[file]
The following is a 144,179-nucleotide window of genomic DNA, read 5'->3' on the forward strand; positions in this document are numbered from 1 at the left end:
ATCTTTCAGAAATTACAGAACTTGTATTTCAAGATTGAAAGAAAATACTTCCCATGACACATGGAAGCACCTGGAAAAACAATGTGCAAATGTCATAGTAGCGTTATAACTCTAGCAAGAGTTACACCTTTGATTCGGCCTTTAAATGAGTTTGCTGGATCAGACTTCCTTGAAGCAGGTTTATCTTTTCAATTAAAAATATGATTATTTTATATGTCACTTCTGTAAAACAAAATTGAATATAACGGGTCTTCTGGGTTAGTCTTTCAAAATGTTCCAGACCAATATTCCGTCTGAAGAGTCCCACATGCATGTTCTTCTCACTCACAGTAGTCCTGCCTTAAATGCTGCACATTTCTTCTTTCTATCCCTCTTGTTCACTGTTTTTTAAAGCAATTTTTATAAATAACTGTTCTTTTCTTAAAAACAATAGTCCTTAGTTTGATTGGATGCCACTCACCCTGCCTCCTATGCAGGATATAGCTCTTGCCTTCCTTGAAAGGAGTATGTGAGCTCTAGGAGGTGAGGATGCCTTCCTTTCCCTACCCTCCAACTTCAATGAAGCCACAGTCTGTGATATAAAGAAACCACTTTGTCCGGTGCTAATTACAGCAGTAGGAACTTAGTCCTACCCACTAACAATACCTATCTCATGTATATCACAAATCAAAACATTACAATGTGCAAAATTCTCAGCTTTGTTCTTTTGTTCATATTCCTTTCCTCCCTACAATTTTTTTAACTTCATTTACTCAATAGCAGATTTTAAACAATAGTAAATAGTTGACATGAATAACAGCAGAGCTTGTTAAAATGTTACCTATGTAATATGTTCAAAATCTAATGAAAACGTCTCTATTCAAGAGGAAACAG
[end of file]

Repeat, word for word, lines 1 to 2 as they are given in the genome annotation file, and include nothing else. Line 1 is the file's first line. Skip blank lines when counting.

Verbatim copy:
The following is a 144,179-nucleotide window of genomic DNA, read 5'->3' on the forward strand; positions in this document are numbered from 1 at the left end:
ATCTTTCAGAAATTACAGAACTTGTATTTCAAGATTGAAAGAAAATACTTCCCATGACACATGGAAGCACCTGGAAAAACAATGTGCAAATGTCATAGTAGCGTTATAACTCTAGCAAGAGTTACACCTTTGATTCGGCCTTTAAATGAGTTTGCTGGATCAGACTTCCTTGAAGCAGGTTTATCTTTTCAATTAAAAATATGATTATTTTATATGTCACTTCTGTAAAACAAAATTGAATATAACGGGTCTTCTGGGTTAGTCTTTCAAAATGTTCCAGACCAATATTCCGTCTGAAGAGTCCCACATGCATGTTCTTCTCACTCACAGTAGTCCTGCCTTAAATGCTGCACATTTCTTCTTTCTATCCCTCTTGTTCACTGTTTTTTAAAGCAATTTTTATAAATAACTGTTCTTTTCTTAAAAACAATAGTCCTTAGTTTGATTGGATGCCACTCACCCTGCCTCCTATGCAGGATATAGCTCTTGCCTTCCTTGAAAGGAGTATGTGAGCTCTAGGAGGTGAGGATGCCTTCCTTTCCCTACCCTCCAACTTCAATGAAGCCACAGTCTGTGATATAAAGAAACCACTTTGTCCGGTGCTAATTACAGCAGTAGGAACTTAGTCCTACCCACTAACAATACCTATCTCATGTATATCACAAATCAAAACATTACAATGTGCAAAATTCTCAGCTTTGTTCTTTTGTTCATATTCCTTTCCTCCCTACAATTTTTTTAACTTCATTTACTCAATAGCAGATTTTAAACAATAGTAAATAGTTGACATGAATAACAGCAGAGCTTGTTAAAATGTTACCTATGTAATATGTTCAAAATCTAATGAAAACGTCTCTATTCAAGAGGAAACAG